Sunday, March 21, 2010

Court Rules Damages Not Recoverable When Plaintiffs Left Home Due to Mold

In Mayer v. Chicago Mechanical Services, Inc., No. 2-09-0239, the Appellate Court of Illinois, Second District, ruled that residents are not entitled to compensation for being forced to leave their homes due to mold.

One of the defendants, Chicago Mechanical Services, installed a heating and air conditioning system in a condominium unit occupied by two of the plaintiffs.  The plaintiffs alleged that the heating and air conditioning system was defective and caused mold growth, which rendered the unit uninhabitable for an extended period of time.  The plaintiffs claimed that they were entitled to compensation for the discomfort and inconvenience associated with being displaced from their homes.

The court ruled that the relief plaintiffs requested--damages for inconvenience and discomfort associated with temporary housing arrangements--were not recoverable as a matter of law:

"In essence, plaintiffs' theory of damages is rooted more in the sentimental attachment to their homes than in the tangible comforts and conveniences of living in those homes.  At oral argument, plaintiffs' attorney contended that one's home is a unique environment for which there can be no substitute and that damages for discomfort and inconvenience are appropriate no matter how luxurious the alternative quarters might be.  By virtue of this reasoning, one could seek recompense for displacement without regard to his or her actual living conditions.  We cannot subscribe to such a sweeping view.  The type of harm for which plaintiffs seek recovery is simply too nebulous to serve as a basis for an award of damages."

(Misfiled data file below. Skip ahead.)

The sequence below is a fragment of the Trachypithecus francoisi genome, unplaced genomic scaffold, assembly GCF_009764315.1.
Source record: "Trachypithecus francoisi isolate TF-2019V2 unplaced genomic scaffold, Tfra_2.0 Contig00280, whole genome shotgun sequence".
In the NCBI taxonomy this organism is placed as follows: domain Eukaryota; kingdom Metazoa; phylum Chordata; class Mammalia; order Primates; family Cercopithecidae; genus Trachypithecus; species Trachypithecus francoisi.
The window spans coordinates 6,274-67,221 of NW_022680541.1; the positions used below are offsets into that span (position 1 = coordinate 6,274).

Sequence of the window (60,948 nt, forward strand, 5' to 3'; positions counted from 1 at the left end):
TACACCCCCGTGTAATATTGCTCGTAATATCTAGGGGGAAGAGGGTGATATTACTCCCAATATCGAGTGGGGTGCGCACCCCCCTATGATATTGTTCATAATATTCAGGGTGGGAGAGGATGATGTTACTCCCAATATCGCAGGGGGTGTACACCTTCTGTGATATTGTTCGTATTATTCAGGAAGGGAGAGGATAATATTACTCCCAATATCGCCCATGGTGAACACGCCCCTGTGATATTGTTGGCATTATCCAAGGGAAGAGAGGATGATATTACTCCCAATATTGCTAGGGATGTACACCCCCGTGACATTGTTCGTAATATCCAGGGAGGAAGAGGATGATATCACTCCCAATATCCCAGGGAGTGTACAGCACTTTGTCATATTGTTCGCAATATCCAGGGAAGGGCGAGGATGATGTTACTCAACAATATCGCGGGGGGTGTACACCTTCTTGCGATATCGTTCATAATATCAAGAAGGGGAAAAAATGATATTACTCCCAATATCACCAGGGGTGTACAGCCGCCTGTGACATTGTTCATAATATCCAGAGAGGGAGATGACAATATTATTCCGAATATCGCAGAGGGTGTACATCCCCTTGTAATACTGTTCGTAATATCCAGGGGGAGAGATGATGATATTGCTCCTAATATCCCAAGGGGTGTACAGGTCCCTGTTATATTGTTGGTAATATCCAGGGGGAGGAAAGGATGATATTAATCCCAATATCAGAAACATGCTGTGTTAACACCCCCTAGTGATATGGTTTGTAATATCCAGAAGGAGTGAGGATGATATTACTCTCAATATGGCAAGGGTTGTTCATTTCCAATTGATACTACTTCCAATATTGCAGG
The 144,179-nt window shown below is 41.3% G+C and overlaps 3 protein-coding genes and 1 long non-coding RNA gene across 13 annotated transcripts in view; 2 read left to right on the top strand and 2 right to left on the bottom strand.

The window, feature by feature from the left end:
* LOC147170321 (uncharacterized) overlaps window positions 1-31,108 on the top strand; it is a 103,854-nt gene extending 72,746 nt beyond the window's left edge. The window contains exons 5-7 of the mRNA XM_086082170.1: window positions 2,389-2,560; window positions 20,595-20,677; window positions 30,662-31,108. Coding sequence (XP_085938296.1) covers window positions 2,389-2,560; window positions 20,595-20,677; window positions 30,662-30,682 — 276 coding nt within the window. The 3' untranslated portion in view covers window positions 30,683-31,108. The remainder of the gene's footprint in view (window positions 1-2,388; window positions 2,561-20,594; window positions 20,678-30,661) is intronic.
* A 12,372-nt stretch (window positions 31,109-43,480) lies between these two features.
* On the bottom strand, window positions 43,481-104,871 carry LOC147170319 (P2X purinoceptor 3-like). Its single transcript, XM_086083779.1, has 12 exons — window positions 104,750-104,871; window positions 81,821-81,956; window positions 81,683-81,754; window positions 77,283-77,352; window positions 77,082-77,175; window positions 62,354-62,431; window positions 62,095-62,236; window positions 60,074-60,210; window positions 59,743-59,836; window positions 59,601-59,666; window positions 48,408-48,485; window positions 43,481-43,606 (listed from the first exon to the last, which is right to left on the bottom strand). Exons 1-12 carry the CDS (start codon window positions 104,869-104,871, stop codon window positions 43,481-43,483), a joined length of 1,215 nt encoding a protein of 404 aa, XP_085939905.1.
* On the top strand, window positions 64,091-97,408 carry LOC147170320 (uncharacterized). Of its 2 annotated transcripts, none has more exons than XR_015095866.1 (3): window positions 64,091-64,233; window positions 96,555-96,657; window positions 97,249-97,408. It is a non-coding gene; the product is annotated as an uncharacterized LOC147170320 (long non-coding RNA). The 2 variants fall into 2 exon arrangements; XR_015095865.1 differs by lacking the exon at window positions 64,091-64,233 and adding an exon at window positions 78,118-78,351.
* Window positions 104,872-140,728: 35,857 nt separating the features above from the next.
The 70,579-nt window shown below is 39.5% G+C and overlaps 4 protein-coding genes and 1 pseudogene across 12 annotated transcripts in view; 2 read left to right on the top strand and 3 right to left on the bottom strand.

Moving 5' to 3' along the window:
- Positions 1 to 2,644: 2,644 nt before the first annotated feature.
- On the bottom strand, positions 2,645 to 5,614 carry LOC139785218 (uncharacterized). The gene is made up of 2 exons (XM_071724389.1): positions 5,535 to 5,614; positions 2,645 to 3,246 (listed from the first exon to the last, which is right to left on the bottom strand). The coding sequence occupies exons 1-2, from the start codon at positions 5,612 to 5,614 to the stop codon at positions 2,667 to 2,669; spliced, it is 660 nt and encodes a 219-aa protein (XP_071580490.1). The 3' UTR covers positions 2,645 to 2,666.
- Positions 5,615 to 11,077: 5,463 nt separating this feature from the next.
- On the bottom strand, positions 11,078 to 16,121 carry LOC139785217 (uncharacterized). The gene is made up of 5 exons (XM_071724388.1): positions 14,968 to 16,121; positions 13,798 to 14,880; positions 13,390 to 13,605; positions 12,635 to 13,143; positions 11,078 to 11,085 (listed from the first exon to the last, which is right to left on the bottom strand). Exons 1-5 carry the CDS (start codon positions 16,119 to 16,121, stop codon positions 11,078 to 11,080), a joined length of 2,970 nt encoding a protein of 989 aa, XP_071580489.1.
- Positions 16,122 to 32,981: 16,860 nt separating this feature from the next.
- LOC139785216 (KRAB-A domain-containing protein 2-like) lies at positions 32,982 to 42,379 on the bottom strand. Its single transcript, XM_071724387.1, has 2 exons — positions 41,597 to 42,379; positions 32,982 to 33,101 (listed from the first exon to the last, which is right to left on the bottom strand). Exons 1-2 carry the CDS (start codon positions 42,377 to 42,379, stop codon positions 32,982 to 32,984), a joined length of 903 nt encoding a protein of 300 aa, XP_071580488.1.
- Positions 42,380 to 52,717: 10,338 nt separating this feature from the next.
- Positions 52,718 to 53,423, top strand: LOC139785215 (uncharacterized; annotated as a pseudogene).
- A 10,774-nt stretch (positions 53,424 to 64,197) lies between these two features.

Under prior precedent, Illinois courts have allowed damages were the plaintiff suffered discomfort and inconvenience while they continued to occupy their property.  However, the court in Mayer refused to extend this theory of damages to a case where plaintiffs sought compensation for inconvenience and discomfort resulting from being forced to leave their homes.

Stay tuned to the Illinois Environmental Law Blog for more news and developments.


  1. Thank you for posting the case. It is interesting that there were no physical damages contested. I would assume that the contractor had already agreed to replace the unit and repair the mold damage while the family was displaced (may have even paid for their temporary housing). It appears that those damages had already been resolved in this case and the plaintiffs were seeking something more.

    By the way, I was at the CBA Env. Law Seminar last week and enjoyed your presentation.

  2. Nate--Thanks for posting a comment. I'm glad you enjoyed my presentation at the CBA seminar. Thanks for attending.